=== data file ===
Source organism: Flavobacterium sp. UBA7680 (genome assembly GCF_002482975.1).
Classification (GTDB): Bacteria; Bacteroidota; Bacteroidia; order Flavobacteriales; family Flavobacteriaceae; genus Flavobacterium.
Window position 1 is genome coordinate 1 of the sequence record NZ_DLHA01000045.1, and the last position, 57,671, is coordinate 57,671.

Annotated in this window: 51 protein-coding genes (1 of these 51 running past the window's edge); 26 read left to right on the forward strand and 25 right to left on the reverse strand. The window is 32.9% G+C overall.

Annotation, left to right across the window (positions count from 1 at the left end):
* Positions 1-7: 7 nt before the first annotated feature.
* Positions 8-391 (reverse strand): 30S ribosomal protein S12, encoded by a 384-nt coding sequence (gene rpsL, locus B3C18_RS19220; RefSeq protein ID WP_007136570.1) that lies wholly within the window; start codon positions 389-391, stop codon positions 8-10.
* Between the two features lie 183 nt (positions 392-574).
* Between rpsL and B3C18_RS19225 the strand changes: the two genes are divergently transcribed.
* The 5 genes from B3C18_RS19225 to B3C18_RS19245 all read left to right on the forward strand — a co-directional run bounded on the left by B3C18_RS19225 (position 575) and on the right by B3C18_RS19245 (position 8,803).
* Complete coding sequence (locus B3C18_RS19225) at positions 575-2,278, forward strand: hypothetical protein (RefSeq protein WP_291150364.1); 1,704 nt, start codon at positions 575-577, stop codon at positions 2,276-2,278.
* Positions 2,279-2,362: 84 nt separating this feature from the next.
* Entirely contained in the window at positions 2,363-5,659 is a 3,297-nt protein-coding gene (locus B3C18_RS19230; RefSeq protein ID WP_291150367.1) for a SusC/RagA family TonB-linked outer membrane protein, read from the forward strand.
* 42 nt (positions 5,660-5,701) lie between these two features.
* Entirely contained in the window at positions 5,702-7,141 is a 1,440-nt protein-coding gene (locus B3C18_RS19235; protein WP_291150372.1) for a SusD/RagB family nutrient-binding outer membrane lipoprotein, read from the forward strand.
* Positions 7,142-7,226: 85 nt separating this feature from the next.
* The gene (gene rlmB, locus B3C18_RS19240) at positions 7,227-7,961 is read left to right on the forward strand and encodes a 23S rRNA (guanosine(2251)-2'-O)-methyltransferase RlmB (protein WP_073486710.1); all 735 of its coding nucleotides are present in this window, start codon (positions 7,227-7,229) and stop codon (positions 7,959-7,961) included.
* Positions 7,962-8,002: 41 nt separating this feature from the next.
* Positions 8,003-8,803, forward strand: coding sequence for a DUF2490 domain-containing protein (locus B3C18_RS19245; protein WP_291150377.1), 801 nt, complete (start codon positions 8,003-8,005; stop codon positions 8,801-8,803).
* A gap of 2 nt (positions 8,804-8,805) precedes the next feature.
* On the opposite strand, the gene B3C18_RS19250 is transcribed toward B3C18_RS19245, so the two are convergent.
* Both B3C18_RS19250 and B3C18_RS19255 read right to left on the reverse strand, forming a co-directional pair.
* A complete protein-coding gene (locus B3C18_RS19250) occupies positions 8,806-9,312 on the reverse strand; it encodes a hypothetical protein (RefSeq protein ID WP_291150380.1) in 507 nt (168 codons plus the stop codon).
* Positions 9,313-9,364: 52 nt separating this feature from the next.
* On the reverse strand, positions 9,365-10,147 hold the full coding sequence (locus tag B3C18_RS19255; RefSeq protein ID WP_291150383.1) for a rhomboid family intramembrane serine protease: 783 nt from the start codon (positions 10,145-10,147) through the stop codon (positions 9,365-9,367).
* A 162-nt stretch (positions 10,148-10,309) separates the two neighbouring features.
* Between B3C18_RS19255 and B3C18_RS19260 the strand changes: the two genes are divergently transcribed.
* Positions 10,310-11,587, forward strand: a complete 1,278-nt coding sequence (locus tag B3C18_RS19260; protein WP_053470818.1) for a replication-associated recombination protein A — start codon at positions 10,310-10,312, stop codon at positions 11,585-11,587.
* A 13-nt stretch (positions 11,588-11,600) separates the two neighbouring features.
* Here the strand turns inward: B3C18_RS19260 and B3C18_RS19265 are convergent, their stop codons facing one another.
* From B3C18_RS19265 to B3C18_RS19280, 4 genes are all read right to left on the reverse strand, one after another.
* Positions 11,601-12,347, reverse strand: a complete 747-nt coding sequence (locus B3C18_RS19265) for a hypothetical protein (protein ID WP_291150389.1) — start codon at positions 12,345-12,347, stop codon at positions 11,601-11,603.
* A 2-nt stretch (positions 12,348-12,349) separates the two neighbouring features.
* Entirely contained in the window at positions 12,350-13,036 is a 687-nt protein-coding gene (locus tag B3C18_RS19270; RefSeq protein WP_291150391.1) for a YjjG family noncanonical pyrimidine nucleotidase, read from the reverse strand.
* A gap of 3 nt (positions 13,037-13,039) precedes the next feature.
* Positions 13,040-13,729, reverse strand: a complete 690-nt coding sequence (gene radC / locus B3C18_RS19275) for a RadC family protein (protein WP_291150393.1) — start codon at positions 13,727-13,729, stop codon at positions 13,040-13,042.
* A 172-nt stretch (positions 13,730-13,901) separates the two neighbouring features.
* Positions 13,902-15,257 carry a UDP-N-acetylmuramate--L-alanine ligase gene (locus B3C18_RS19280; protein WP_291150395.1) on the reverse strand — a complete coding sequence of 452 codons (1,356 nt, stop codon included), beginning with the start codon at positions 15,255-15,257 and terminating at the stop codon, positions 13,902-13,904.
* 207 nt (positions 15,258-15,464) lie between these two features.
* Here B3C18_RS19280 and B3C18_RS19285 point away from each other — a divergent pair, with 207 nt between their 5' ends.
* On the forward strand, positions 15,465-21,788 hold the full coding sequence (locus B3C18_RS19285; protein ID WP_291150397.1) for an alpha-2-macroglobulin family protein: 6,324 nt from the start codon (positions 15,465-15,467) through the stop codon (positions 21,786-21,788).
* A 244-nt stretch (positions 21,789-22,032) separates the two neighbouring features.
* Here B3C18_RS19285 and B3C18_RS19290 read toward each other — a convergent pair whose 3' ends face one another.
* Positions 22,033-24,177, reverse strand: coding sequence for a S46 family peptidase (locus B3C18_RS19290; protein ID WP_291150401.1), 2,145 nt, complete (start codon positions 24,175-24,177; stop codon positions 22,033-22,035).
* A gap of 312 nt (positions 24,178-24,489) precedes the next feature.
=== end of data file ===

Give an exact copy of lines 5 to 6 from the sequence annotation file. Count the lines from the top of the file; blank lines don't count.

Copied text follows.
Annotation, left to right across the window (positions count from 1 at the left end):
* Positions 1-7: 7 nt before the first annotated feature.